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The Life and Correspondence of Robert Southey
Robert Southey to Grosvenor C. Bedford, [25 May 1797]

Vol. I Contents
Early Life: I
Early Life: II
Early Life: III
Early Life: IV
Early Life: V
Early Life: VI
Early Life: VII
Early Life: VIII
Early Life: IX
Early Life: X
Early Life: XI
Early Life: XII
Early Life: XIII
Early Life: XIV
Early Life: XV
Early Life: XVI
Early Life: XVII
Ch. I. 1791-93
Ch. II. 1794
Ch. III. 1794-95
Ch. IV. 1796
Ch. V. 1797
Vol. II Contents
Ch. VI. 1799-1800
Ch. VII. 1800-1801
Ch. VIII. 1801
Ch. IX. 1802-03
Ch. X. 1804
Ch. XI. 1804-1805
Vol. III Contents
Ch. XII. 1806
Ch. XIII. 1807
Ch. XIV. 1808
Ch. XV. 1809
Ch. XVI. 1810-1811
Ch. XVII. 1812
Vol. IV Contents
Ch. XVIII. 1813
Ch. XIX. 1814-1815
Ch. XX. 1815-1816
Ch. XXI. 1816
Ch. XXII. 1817
Ch. XXIII. 1818
Ch. XXIV. 1818-1819
Vol. IV Appendix
Vol. V Contents
Ch. XXV. 1820-1821
Ch. XXVI. 1821
Ch. XXVII. 1822-1823
Ch. XXVIII. 1824-1825
Ch. XXIX. 1825-1826
Ch. XXX. 1826-1827
Ch. XXXI. 1827-1828
Vol. V Appendix
Vol. VI Contents
Ch. XXXII. 1829
Ch. XXXIII. 1830
Ch. XXXIV. 1830-1831
Ch. XXXV. 1832-1834
Ch. XXXVI. 1834-1836
Ch. XXXVII. 1836-1837
Ch. XXXVIII. 1837-1843
Vol. VI Appendix
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“In every village of the Susquehannah Indians* there is a vacant dwelling, called the strangers’ house. When a traveller there arrives at one of these villages, he stops and hollas; two of the elders of the tribe immediately go out to meet him; they lead him to this house, and then go round to tell the inhabitants that a stranger is arrived fatigued and hungry.

“They do not order these things quite so well in England. We arrived at Southampton at six last evening. ‘Lodgings’ were hung out at almost every house, but some would not let less than eleven rooms, some seven, and so on, and we walked a very long and uncomfortable hour before we could buy hospitality, and that at a very dear rate. I mean to walk to-morrow through Lyndhurst and Lymington

“Here with Cadwallon and a chosen band,
I left the ships. Lincoya guided us
A toilsome way among the heights; at dusk
We reach’d the village skirts; he bade us halt,
And raised his voice; the elders of the land
Came forth, and led us to an ample hut,
Which in the centre of their dwellings stood,
The Strangers’ House. They eyed us wondering,
Yet not for wonder ceased they to observe
Their hospitable rites; from hut to hut
The tidings ran that strangers were arrived,
Fatigued and hungry and athirst; anon,
Each from his means supplying us, came food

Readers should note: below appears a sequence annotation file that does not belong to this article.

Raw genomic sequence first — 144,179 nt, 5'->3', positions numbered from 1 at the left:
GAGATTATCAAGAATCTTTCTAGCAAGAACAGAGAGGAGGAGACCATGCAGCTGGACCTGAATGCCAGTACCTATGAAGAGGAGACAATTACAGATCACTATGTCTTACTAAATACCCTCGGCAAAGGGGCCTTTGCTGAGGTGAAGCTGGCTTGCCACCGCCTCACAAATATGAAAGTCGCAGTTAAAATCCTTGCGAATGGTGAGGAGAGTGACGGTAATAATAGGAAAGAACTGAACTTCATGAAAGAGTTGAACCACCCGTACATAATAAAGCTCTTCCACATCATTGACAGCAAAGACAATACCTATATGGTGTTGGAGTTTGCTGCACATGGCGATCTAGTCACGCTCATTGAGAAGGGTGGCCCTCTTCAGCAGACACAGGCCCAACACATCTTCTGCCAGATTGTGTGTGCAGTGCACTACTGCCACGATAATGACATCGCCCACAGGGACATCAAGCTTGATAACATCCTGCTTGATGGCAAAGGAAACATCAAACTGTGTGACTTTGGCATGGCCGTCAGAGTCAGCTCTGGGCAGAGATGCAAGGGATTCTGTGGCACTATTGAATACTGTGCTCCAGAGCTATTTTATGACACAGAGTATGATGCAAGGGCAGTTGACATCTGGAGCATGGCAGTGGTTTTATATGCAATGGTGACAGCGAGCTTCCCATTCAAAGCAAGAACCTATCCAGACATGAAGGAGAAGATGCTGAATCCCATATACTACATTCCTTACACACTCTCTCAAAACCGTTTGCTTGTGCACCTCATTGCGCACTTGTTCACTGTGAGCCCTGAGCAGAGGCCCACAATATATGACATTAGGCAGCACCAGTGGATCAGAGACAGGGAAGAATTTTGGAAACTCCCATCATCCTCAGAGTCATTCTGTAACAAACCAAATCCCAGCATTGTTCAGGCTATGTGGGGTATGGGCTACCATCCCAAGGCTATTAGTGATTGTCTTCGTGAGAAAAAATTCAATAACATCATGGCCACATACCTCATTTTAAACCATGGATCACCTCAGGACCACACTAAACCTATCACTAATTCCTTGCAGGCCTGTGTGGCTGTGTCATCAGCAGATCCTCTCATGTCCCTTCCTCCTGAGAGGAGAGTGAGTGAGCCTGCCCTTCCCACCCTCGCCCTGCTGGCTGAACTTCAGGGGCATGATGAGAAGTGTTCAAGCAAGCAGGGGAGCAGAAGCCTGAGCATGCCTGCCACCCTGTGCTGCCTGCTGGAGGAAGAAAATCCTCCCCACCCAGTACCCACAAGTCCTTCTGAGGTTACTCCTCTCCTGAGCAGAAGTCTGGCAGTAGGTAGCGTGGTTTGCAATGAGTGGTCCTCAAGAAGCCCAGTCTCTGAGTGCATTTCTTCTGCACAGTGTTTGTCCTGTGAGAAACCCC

And beverage such as cheer the weary man.
Madoc, Book V.

Ætat. 23. OF ROBERT SOUTHEY. 313
to Christ Church,—that is, if
Edith be better, for she is now very unwell. I hope and believe it is only the temporary effect of fatigue; but, Grosvenor, a single man does not know what anxiety is.

Edith is not well enough to walk out. I therefore have seen only enough of this place to dislike it. . . . . I want a quiet lonely place, in sight of something green. Surely in a walk of thirty miles this may be found; but if I find the whole coast infected by visitors, I will go to Bristol, where I shall have the printer on the one side, Charles Danvers on the other, Cottle in front, the woods and rocks of Avon behind, and be in the centre of all good things.

“Our journey was hot and dusty, but through a lovely country. At one time the coach was full, and all but me asleep. Something fell off the roof, and I had the unutterable pleasure of waking all of them by bellowing out for the coachman to stop. . . . . Would we were settled, aye, and for life, in some little sequestered valley! I would be content never to climb over the hills that sheltered me, and never to hear music or taste beverage but from the stream that ran beside my door. Let me have the sea, too, and now and then some pieces of a wreck to supply me with firewood, and remind me of commerce. This New Forest is very lovely; I should like to have a house in it, and dispeople the rest, like William the Conqueror. Of all land objects a forest is the finest. Gisborne has written a feeble poem on the subject. The feelings that fill me when I lie under one tree and contemplate another in all the majesty of years, are neither to be defined nor expressed, and their inde-
finable and inexpressible feelings are those of the highest delight. They pass over the mind like the clouds of the summer evening—too fine and too fleeting for memory to detain.

“And now, Grosvenor, would I wager sixpence that you are regretting my absence, because you feel inclined to come to tea with us. I could upbraid you*; but this is one of the follies of man, and I have my share of it, though, thank God, but a small share. What we can do at any time is most likely not to be done at all. We are more willing to make an effort. Is this because we feel uneasy at the prospect of labour and something to be done? and we are stimulated to industry by a love of indolence. I um a self-observer, and indeed this appears to me the secret spring,† God bless you.

R. Southey.”